Gov’t urges small businesses to invest

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Gov’t urges small businesses to invest

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With major bills to promote investment stuck in the National Assembly, the government has pinned its last hope on small businesses, offering tax incentives for new investments by March.

At a ministerial meeting on economic affairs yesterday, the Ministry of Strategy and Finance announced a policy package to help struggling small and midsize enterprises jump-start their business.

When companies invest in facilities, they repay the cost over several years and get tax reductions during that time.

The depreciation to fixed assets ratio will be doubled to 50 percent from 25 percent. The depreciation period will be shortened from six years to four years, which means investment will depreciate faster, increasing the tax savings.

The measure is an executive order that does not require legislative approval.

The government also will expand the joint-surety exemption from 200 to 2,000 companies. The exemption applies to loans from the government-owned Small and Medium Business Corporation.

“It is difficult to apply for loans once branded as a failed company, making it impossible to restart business,” said Yoo Jeong-moo, president of iRT Korea.

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Hyun Oh-seok

“If a company nears bankruptcy, buyers tend to avoid the failing business, even if the government is going to help out,” said Heo Hoon, president of T-Peos.

In a recent survey by Korea Creative Economy Research Network, nearly 70 percent of 1,000 university students said they would try setting up a start-up if there were no risk of joint surety.

In addition, the legal workout program for small businesses will be shortened to four months from nine.

“The main goal is to create a virtuous cycle of starting a business, growing and re-challenging in the nation’s business environment,” the minister said.

As a last-ditch effort, Finance Minister Hyun Oh-seok urged lawmakers to pass the pending bills, saying economic recovery is currently weaker than the government wanted amid lingering uncertainties in the global economy.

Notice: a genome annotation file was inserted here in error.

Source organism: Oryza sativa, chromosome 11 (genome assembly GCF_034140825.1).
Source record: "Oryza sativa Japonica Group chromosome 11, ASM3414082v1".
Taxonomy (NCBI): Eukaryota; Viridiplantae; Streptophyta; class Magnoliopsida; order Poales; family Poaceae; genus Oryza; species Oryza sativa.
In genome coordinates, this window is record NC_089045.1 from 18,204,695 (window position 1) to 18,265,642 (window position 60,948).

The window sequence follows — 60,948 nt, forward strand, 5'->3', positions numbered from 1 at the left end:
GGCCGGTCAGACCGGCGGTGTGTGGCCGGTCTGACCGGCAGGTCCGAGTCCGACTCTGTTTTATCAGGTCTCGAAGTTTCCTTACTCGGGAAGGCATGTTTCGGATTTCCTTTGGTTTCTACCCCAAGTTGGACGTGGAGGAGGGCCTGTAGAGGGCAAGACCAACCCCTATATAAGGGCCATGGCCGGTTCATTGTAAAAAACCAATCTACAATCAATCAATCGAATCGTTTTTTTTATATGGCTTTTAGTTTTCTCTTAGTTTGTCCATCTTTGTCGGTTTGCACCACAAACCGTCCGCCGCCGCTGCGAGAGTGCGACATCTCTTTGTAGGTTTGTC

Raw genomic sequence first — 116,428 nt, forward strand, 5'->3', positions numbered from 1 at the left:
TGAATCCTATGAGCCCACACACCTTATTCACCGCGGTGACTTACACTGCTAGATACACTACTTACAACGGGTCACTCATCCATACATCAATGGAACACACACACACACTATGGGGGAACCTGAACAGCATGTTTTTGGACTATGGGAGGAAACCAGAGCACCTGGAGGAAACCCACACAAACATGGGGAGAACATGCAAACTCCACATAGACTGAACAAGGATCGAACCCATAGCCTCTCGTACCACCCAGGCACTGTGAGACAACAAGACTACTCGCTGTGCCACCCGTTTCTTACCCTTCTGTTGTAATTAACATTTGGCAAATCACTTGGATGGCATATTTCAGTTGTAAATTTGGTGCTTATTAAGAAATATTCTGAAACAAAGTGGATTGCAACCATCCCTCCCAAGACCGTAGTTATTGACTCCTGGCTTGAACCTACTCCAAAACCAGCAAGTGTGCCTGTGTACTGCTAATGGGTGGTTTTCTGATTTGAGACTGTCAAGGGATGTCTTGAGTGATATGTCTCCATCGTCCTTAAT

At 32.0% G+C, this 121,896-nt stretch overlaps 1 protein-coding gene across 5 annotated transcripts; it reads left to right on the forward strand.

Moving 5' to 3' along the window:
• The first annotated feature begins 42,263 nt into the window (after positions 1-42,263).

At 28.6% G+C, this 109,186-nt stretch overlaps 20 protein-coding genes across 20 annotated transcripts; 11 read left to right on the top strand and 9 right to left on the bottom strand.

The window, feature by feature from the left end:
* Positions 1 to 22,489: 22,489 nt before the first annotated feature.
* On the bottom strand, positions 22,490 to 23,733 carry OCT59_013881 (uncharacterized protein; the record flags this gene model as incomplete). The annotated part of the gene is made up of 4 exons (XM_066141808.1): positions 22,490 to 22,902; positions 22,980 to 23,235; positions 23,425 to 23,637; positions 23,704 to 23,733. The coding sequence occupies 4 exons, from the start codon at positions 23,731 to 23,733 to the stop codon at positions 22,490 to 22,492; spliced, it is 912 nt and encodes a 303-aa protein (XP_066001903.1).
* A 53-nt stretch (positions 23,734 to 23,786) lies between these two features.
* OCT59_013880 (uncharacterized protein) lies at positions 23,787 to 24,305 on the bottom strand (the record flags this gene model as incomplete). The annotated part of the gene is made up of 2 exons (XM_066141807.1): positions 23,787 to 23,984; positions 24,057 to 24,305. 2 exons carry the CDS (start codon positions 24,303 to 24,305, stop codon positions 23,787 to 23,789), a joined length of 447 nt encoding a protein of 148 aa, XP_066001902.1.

“The government will make every effort to seek better cooperation with the National Assembly to pass the pending bills,” Hyun said. “We ask for businesses to invest and hire more to help the recovery pace accelerate.”

Meanwhile, a government report on industrial activity in September showed yesterday that private consumption and facility investment dropped significantly, indicating a serious downturn in the real economy.

Facility investment decreased 4.1 percent month-on-month and 9.1 percent year-on-year.

It fell for the third consecutive month. A slight increase in investment in machinery was not nearly enough to offset a 23 percent plunge in transportation equipment.

The ministry said delayed purchases of aircraft by major airlines was one of the causes.

Total industrial output slid 0.8 percent month-on-month, led by a 2.1 percent decrease in manufacturing production. Total production declined 1 percent year-on-year.

Manufacturing production fell largely due to strikes in the automobile industry, according to the government. Automakers’ output was slashed 18.6 percent last month.

“Strikes of Hyundai Motor and Kia Motors caused the total production to decline along with the effect of the Chuseok holiday,” the ministry said.

Retail sales dropped 2 percent month-on-month and 1.5 percent year-on-year. Major department stores and discount stores both saw decreases in September sales.



BY SONG SU-HYUN [ssh@joongang.co.kr]

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